From the Edward Jones Dome in St. Louis
There are a lot of ways to lose a football game. Among the causes of defeat that rank among the most frequently seen are an offense that turns the ball over and a defense that allowed too many big plays.
Those factors capsulize the Chiefs performance against the St. Louis Rams on Saturday night. By the time Romeo Crennel and his staff get done totaling up all the reasons the list will be much longer than two reasons they lost 31-17.
None however, sent the Chiefs down the wrong path faster than turning over the ball four times and giving up 348 yards of offense to the Rams, including eight plays that went for 15 yards or more and four that went for more than 20 yards.
“It was not very good tonight and that’s being generous,” Crennel said after the game. “We didn’t coach well enough; we didn’t play well enough, so the result was bad. The offense came on there and tried to lift us a bit â€¦ but we turned it over and we couldn’t stop anybody on defense and that opened up the drain.”
And the Chiefs chances of victory got flushed in a manner that was in direct contrast to how they performed and won last week in their pre-season opener. There was no poise, no enthusiasm, some silly mistakes and then those turnovers and big plays all added up to getting crushed by a team that was able to only score a field goal in its first pre-season game last week.
“That’s not acceptable what we did out there,” said ILB Derrick Johnson. “We just showed up.”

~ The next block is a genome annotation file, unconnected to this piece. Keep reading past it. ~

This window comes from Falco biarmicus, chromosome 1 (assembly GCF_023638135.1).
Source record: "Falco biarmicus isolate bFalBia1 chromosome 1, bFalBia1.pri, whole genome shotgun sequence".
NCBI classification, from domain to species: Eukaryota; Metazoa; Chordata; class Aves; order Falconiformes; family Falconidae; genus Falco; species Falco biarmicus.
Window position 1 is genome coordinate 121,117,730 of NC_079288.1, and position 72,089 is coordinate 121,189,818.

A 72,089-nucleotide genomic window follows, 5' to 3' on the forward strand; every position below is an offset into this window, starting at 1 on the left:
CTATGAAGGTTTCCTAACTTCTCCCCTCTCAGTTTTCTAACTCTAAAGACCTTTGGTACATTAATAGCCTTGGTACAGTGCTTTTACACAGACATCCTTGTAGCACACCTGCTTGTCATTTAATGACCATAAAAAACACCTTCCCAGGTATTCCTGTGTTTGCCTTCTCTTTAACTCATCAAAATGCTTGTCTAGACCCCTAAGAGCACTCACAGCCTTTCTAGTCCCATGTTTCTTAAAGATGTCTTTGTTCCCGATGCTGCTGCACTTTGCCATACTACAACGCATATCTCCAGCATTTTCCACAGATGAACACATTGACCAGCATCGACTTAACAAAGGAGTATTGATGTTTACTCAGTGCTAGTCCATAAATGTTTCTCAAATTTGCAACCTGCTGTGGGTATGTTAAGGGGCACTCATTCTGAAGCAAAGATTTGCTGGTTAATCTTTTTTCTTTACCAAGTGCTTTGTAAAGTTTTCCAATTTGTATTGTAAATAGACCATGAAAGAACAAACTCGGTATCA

The head coach agreed.
“We have to play a lot better if we are going to have a chance to win in the NFL,” Crennel said. “No one really played good. The defense couldn’t stop anybody, the offense that had one spark, then we turned it over and had penalties and a lot of things went wrong. When that happens, you lose. We lost.”
The Rams scored four touchdowns on offense, while the Chiefs had just two. St. Louis had the edge 348-211 in offensive yards, including a 122-79 edge in rushing. Coach Jeff Fisher’s quarterbacks were sacked once, while Crennel’s passers went down 5 times.
And, there were those nasty turnovers. QB Ricky Stanzi threw an interception and lost a fumble. WR Jon Baldwin fumbled in the Chiefs first offensive series. Rookie RB Nate Eachus had a fumble as well. The Rams scored touchdowns after both of Stanzi’s giveaways and after Baldwin coughed up the ball.
It was an ugly night.
“Things like that are going to happen, it’s part of the pre-season,” said WR Steve Breaston. “But we have got to get back to work and make sure we don’t show anything like that again.”
The game started like the Chiefs had left their football sense back at the hotel they shacked up in over in Clayton on Friday night. It was exactly the opposite results of what happened in the first pre-season game. The defense gave up big chunks of yardage to QB Sam Bradford and the Rams offense. The K.C. offense turned the ball over on Baldwin’s fumble. The special teams hurt field position with a penalty.
They had a host of mistakes and the Rams seemed to take advantage of all of them. The Chiefs won the toss, but deferred to the second half. After K Matt Szymanski’s kickoff sailed out of the back of the end zone, St. Louis took over at their 20-yard line.
Bradford needed 4 plays to move 80 yards and did it in less than 2 minutes on the clock. The first play was a pass to WR Danny Amendola that went for 35 yards. FS Kendrick Lewis had the coverage and couldn’t get near his man, plus Bradford had all day to throw from a very quiet pocket.